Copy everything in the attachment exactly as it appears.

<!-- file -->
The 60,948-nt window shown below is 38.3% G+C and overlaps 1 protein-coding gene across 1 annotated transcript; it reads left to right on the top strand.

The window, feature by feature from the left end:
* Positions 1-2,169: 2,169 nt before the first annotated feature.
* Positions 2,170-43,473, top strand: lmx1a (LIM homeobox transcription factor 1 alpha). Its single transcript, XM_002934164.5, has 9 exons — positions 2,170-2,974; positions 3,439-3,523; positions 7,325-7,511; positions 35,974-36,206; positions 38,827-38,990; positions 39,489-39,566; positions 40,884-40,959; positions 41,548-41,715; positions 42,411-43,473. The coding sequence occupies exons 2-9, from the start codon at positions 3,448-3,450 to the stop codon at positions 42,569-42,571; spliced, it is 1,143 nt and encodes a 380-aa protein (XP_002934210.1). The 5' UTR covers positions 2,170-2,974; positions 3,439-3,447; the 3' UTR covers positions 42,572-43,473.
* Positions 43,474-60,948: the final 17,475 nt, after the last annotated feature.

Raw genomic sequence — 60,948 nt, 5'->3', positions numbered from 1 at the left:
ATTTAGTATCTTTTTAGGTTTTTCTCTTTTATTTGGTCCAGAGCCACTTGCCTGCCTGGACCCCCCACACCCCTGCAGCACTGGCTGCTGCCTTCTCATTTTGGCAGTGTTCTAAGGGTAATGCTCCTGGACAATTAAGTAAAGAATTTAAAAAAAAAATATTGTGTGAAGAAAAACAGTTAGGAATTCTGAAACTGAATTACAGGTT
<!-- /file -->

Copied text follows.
The 60,948-nt window shown below is 38.3% G+C and overlaps 1 protein-coding gene across 1 annotated transcript; it reads left to right on the top strand.

The window, feature by feature from the left end:
* Positions 1-2,169: 2,169 nt before the first annotated feature.
* Positions 2,170-43,473, top strand: lmx1a (LIM homeobox transcription factor 1 alpha). Its single transcript, XM_002934164.5, has 9 exons — positions 2,170-2,974; positions 3,439-3,523; positions 7,325-7,511; positions 35,974-36,206; positions 38,827-38,990; positions 39,489-39,566; positions 40,884-40,959; positions 41,548-41,715; positions 42,411-43,473. The coding sequence occupies exons 2-9, from the start codon at positions 3,448-3,450 to the stop codon at positions 42,569-42,571; spliced, it is 1,143 nt and encodes a 380-aa protein (XP_002934210.1). The 5' UTR covers positions 2,170-2,974; positions 3,439-3,447; the 3' UTR covers positions 42,572-43,473.
* Positions 43,474-60,948: the final 17,475 nt, after the last annotated feature.

Raw genomic sequence — 60,948 nt, 5'->3', positions numbered from 1 at the left:
ATTTAGTATCTTTTTAGGTTTTTCTCTTTTATTTGGTCCAGAGCCACTTGCCTGCCTGGACCCCCCACACCCCTGCAGCACTGGCTGCTGCCTTCTCATTTTGGCAGTGTTCTAAGGGTAATGCTCCTGGACAATTAAGTAAAGAATTTAAAAAAAAAATATTGTGTGAAGAAAAACAGTTAGGAATTCTGAAACTGAATTACAGGTT